Americans for Tax Reform Foundation
How the Government Stole Christmas
The holidays are a season for giving and spending time with loved ones. However, this year taxpayers will be adding Uncle Sam to their Christmas list. Of an identified $10.72 billion of holiday spending, 43.36 percent of the price Americans pay to celebrate Christmas is due to government taxes, fees and other costs.
This season, not even Christmas trees are safe from the government grinch. The Obama Administration has applied a 15 cent tax on each Christmas tree sold, meaning government now composes 31.19 percent of the price of an average 40 dollar Christmas tree. While implementation of the tax has been delayed, this is a particularly naughty idea to fuel increased government spending. For the $1.15 billion in sales generated by the Christmas tree industry employing over 100,000 workers, the Christmas tax is another measure threatening Americans jobs—so much for yuletide cheer.
If you are one of the 93 percent holiday revelers traveling this season, you will pay $69.65 in gas taxes for the average $152.47 round-trip trip—45.68 percent of the cost of the trip. Taking a rental is another convenient option, but 38.77 percent of your car’s rental cost is due to taxation, particularly from state and local governments.
Choose to fly to visit friends and family and 42.47 percent of your trip is made up of government costs. If you retreat from your in-laws to a hotel, remember that 39.39 percent of the cost of your stay is funneled back to the government. For Christmas 2011, the government will stuff its stocking with $3.79 billion in traveling taxes.
With Christmas parties, eggnog and relatives abound, holiday revelers enjoy an estimated $992 million in alcoholic beverages to celebrate the season. Savor the next your mug of eggnog, because 56.31 percent of the price is taxes. Government guzzles 44.33 percent of your seasonal beer and drives up the price of your glass of wine at Christmas dinner by 32.77 percent. Sipping a soft drink won’t let you escape frosty government fees—27.98 percent, or $61 million in taxes, is attached to the cost of soda.
When Santa comes down the chimney this year, he’ll have to save room in his sack for Uncle Sam’s gifts. Government gets $21 billion of a cumulative $69.1 billion spent on presents, consuming nearly a third of Christmas gift-giving. All told, the government collects $25.9 billion in new revenues over the holiday season. Bah humbug, indeed.
More from Americans for Tax Reform
Trick or Treat? The Frightening Cost of Halloween Courtesy of Government
Each year, parents spend $1 billion on kid costumes for Halloween. On average, for the estimated 41 million trick-or-treaters, each kid wears a costume costing almost $25 – a hefty sum for parents who know this annual investment is only going to get a few hours of use. Expensive costumes aren’t just driven by the rising costs of production, but also taxes.
There is a heavy price to pay for turning your child into their favorite storybook character or scary monster for one night – kids’ costumes are almost all made of heavily taxed synthetic fibers. On top of the state sales tax paid at the register, the government increases the cost of buying these costumes by imposing a 17 percent tariff on many of these imported costumes. Businesses not only have to absorb these costs, but also those imposed by income taxes, payroll taxes, corporate taxes, property taxes, capital gains taxes, unemployment insurance taxes, workmen’s compensation taxes, and other payments to federal, state, and local forms of government.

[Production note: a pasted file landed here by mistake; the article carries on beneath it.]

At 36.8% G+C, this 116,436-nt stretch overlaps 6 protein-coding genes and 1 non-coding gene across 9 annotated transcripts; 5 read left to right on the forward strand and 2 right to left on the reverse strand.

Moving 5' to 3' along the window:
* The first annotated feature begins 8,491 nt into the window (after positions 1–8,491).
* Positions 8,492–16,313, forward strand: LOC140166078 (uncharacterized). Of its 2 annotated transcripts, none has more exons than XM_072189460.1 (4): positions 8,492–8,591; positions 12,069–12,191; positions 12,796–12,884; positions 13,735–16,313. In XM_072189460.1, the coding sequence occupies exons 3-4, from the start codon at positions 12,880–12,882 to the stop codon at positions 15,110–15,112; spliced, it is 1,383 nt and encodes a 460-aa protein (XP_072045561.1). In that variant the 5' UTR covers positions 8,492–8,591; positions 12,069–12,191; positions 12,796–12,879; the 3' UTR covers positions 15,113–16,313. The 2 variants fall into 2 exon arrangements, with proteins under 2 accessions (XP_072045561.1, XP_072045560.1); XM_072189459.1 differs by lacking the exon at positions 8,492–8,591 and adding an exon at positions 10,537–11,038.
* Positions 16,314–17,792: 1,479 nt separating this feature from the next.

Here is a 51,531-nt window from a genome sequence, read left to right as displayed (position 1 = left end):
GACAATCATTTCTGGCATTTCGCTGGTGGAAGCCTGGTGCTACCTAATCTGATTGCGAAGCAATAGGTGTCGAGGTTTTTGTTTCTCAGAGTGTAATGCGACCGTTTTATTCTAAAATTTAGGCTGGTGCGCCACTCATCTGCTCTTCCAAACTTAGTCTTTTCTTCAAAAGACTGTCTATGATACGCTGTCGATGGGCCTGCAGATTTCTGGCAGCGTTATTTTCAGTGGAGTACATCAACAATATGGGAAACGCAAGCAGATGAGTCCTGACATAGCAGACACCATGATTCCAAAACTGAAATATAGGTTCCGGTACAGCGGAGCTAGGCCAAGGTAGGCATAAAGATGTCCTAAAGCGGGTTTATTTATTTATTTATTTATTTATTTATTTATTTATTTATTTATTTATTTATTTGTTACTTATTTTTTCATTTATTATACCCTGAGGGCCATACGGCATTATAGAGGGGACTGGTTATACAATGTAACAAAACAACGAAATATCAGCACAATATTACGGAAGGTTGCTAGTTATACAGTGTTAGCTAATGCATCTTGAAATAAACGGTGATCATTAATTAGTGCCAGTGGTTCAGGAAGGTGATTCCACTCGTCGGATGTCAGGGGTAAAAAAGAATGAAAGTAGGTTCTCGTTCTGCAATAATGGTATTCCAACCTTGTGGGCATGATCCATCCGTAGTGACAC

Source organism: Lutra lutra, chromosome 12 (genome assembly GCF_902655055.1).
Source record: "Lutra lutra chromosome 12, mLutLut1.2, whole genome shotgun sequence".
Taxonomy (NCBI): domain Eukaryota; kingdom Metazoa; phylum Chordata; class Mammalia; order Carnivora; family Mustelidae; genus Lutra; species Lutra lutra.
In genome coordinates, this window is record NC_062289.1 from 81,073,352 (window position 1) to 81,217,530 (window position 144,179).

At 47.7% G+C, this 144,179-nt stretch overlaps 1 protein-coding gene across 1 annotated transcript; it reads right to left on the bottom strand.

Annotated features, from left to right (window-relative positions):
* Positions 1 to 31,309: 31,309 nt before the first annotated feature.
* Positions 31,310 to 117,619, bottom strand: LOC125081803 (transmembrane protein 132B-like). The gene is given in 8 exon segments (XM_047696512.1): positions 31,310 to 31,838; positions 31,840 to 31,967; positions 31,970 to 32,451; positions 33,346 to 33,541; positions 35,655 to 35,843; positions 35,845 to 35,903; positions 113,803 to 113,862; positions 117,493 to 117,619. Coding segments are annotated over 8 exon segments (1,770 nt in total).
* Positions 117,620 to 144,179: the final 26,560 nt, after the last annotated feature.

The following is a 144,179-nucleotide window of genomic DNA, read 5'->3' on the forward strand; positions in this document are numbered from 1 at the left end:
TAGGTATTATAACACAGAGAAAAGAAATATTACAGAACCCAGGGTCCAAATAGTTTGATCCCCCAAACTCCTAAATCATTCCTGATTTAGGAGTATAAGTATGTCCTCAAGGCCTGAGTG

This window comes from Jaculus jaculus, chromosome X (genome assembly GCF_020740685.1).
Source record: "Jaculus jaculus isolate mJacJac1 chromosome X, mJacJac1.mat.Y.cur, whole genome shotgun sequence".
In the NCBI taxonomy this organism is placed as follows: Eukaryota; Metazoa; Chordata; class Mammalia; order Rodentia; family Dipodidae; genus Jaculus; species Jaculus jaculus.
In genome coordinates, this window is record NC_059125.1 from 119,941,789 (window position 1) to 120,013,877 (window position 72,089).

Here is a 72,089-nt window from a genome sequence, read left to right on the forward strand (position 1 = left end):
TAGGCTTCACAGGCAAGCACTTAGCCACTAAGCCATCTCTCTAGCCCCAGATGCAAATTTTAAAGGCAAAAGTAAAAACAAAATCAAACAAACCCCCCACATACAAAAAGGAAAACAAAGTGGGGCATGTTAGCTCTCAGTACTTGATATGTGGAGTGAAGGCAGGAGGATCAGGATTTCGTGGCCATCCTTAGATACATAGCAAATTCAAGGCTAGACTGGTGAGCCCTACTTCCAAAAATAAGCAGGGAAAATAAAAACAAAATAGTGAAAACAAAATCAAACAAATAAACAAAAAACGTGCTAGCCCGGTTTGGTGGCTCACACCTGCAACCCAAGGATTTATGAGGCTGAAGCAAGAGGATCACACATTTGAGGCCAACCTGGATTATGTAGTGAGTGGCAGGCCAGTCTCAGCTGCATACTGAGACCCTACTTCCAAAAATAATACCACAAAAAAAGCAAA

When all is said and done, government taxes compose 47.82 percent of the cost of the average kid’s costume, $11.66 of the average price.
But the government’s tricks don’t end there. The Halloween season brings with it $2 billion in candy purchases. Due to excise taxation on sweets in addition to the burden of taxes placed on the confectionery industry, the government takes a 30.81 percent bite out of the average trick-or-treaters’ candy haul.
Altogether, the cost of celebrating our scariest holiday is made all the more frightening by the costs imposed by government: hidden taxes and other costs constitute 40.91 percent of your Halloween celebration.
This amounts to a burden of $688 million or $16.80 per kid. The remaining $1.3 billion of candy not distributed during trick-or-treating represents another $406 million in taxes. Finally, after including taxes on adults for decorations and costumes the total Halloween tax bite comes to $2.7 billion.
And the cost is even higher if you attend a spooky party with alcoholic beverages, as wine, distilled spirits and beer are all subject to more hidden taxes. Going out to dinner to instead of trick-or-treating also carries higher government costs, while if you have to drive your kids to trick-or-treat, the government bite of gasoline also takes a hefty bite out of your wallet.
So if you’re still searching for that bone-chilling costume idea, we suggest you dress up as Uncle Sam.